The polices of the regulator (CBSL) and Government

At the recently held National Economic Council (NEC) meeting in consultation with the Finance Ministry and the CBSL on implementing short-term measures to improve foreign exchange inflow in dealing with the current foreign exchange crisis, it was voiced the lack of consistency in economic policies in the country, especially in the tax policies introduced by the Government. They claimed that this situation has a worse adverse impact than the current rupee depreciation. They also pointed out although the Government has tried increasing revenue through taxation, the budget deficit can be solved through increasing income.

As voiced correctly, the policies of the regulator and the Government are very vital to have consistency in the stability of the banking industry. A stable policy structure implemented by the Government and the regulator will allow BFI to sail smoothly over a period of time and the consequence of same can be enjoyed by customers too. 

Indicators for NPA projections

The Index of Industrial Production has increased by 0.4% in August compared to a year earlier, Department of Census and Statistics (DCS) revealed. However, it has increased by 7.4% in August 2017 compared to 2016 and 2017 statistics which means this year’s performances are not worthy as the last year.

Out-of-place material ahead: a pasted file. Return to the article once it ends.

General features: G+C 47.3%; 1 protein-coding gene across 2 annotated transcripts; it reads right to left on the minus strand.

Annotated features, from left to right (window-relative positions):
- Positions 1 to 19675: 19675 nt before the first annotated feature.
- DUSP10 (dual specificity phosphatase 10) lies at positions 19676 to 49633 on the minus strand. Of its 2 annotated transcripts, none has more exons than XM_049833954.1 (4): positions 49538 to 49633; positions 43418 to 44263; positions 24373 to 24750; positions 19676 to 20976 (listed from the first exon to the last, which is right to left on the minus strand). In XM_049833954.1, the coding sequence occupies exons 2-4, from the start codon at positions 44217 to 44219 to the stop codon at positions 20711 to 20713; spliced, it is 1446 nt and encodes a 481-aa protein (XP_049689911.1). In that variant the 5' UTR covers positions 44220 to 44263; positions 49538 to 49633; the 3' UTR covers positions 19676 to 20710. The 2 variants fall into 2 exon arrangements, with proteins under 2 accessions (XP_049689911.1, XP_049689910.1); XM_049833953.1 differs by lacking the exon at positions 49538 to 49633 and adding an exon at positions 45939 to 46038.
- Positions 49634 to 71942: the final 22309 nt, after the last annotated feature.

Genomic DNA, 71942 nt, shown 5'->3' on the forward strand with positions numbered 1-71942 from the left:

The latest LMD-Nielsen Business Confidence Index (BCI) survey reveals that economic sentiment deteriorated in September with only 5% of respondents expecting conditions to improve in the next 12 months.

Moody’s Investors Service says international bonds issued by Sri Lanka (B1 negative) is coming due over the next two years in a tighter refinancing environment. It said Sri Lanka and two other countries are most exposed to more costly debt financing as their international sovereign bonds mature in 2019 and 2020. To make matters worse the year-to-date (as of 13 October) net foreign outflow is Rs. 6.6 billion in equities and Rs. 74.3 billion in securities. It is also reported the July worker remittances down 1.6% to $ 619 million and it is in a declining trend. The crashing rupee, rising oil prices and the festive importer demand could drive the prices further up during the next few months. The Sri Lankan rupee has lost its value by over 10% so far this year against the US dollar. Oil prices in the world market have risen 22% this year.